It’s a fair question. We take walks every day. To and from the grocery store, to and from Cheeseman or City parks. Sometimes out to Wash park and back via the flower gardens at Alamo Placita. Sometimes just a ramble around to stretch the legs. And because the best camera is the one you have with you, I always shoot some on these walks.
I know I’ve taken these pictures purely to exercise my eye. Sometimes they’re memorable, most of the time they are not. But they always help me to become a better photographer. Like any muscle group, the eye has to be exercised in order to make it stronger. And only regular exercise is going to help.
Maybe there’s a project in there. Sometimes you can look back at the sheets of negatives and think “hey, here’s a common theme” and make something of it. Not always, but sometimes. I’ve been shooting the decline of the old Central Catholic High School. Built as a high school, used as a homeless shelter, an AIDS hospice, and art studios, it was almost torn down a few times. The latest owners bought it to make it an office space, but nothing has happened for a couple of years now. It sits, empty, forlorn, vandalized, and rotting away. I’d love to see it make a comeback, but I kind of doubt it will. I’m the only person who seems to pay attention to the building on my walks where I shoot a few frames of it. Everyone else seems to ignore it.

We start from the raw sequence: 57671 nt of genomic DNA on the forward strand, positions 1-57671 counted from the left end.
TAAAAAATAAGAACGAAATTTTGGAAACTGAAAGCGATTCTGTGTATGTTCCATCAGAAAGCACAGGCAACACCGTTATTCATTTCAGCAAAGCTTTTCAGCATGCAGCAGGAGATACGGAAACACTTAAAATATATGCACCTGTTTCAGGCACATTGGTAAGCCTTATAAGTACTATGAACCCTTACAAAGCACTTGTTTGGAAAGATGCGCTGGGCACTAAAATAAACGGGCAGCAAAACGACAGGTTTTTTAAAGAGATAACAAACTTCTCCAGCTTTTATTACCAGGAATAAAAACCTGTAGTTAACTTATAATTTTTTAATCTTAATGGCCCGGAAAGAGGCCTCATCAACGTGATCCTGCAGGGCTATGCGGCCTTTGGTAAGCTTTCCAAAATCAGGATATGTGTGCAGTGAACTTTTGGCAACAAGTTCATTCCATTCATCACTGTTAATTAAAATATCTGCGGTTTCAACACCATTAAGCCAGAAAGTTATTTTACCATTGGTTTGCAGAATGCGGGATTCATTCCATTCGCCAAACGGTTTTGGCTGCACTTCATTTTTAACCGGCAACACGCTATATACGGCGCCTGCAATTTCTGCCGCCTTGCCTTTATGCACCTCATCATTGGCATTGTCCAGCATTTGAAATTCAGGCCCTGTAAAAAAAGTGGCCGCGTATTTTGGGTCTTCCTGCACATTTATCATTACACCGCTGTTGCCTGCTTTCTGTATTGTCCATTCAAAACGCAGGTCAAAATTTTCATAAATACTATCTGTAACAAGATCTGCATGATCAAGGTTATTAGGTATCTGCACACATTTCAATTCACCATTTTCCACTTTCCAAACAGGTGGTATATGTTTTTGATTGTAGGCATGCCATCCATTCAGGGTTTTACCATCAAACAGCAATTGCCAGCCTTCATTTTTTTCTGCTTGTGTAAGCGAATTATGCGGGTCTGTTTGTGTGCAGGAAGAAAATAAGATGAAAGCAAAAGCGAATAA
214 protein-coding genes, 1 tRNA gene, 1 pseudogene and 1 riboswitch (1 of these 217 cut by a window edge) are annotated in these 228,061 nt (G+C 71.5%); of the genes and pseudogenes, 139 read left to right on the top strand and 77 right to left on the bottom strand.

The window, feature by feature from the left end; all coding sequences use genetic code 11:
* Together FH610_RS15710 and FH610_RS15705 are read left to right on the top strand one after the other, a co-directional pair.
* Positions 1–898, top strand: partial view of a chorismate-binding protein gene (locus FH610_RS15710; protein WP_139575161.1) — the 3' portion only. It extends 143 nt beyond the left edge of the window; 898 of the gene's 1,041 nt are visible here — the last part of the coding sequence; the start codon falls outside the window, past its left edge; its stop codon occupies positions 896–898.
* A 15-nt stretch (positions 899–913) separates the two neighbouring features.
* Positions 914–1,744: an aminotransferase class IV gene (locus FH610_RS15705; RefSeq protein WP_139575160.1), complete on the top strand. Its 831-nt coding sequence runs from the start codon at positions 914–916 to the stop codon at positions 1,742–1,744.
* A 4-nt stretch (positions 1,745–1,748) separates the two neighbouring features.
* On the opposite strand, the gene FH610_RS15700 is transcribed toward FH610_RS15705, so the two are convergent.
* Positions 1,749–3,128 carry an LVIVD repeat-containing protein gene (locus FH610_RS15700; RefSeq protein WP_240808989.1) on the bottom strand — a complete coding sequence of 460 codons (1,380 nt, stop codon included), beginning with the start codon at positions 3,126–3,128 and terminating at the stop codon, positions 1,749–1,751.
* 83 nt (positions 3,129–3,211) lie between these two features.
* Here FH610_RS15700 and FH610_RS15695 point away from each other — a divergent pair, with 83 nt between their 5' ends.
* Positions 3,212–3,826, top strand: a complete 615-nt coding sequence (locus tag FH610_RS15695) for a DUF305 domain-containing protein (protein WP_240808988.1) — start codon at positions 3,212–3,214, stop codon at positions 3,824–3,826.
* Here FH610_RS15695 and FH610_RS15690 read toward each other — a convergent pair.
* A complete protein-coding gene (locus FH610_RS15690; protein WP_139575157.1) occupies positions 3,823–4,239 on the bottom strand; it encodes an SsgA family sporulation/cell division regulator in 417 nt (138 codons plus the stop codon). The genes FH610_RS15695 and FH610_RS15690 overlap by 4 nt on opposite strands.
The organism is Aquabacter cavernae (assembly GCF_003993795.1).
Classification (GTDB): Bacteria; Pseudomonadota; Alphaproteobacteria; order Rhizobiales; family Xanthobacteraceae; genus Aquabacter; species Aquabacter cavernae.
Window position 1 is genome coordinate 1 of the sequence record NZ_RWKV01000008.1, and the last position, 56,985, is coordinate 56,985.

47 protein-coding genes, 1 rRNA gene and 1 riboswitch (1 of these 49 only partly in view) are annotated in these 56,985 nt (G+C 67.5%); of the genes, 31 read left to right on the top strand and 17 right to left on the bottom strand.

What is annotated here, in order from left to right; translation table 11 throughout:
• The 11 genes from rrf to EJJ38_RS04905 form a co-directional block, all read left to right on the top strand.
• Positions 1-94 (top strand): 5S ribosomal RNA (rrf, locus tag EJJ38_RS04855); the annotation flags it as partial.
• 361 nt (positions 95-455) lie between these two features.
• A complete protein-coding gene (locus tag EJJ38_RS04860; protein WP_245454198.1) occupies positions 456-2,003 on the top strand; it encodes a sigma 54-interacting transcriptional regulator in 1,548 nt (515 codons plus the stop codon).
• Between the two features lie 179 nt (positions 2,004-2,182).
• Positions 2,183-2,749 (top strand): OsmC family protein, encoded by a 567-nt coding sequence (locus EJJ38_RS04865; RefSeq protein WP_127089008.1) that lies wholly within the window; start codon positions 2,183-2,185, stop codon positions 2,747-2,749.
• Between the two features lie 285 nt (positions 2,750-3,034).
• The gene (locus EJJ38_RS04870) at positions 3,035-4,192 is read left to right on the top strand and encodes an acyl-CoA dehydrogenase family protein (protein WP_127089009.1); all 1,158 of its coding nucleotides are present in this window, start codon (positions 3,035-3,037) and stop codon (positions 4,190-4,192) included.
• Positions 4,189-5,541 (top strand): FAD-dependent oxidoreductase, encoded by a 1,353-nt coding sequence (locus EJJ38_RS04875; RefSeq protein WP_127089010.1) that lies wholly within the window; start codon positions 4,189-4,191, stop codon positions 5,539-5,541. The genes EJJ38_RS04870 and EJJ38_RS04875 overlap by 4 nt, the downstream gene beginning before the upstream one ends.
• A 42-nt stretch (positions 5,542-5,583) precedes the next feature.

Maybe that’s what I’m doing when I shoot these little walks we take. I’m recording change, keeping memories of what was once. I haven’t been in Denver that long, but the city has changed quite a bit already. The influx of people has led to buildings vanishing and apartments springing up in their place almost literally overnight. Even having only been here a short while, I have lost a few of the places I used to drink and dance. I got here right at the end of the Rock Island, and the pictures I took are pretty much all that remains of it for me.
I suppose what I am doing is just establishing a sense of place. Memorializing the background where people lived their lives and had significant things happen that aren’t obvious without the back story. There’s a particular bike rack on 13th Avenue, for instance. Doesn’t look different from any of the hundreds of bike racks in this city at all. But it’s where I first kissed the woman I am spending the rest of my life with, and where I took her back and asked her to marry me. You never know how important a particular spot can be.
Pictures of the neighborhood and a sense of place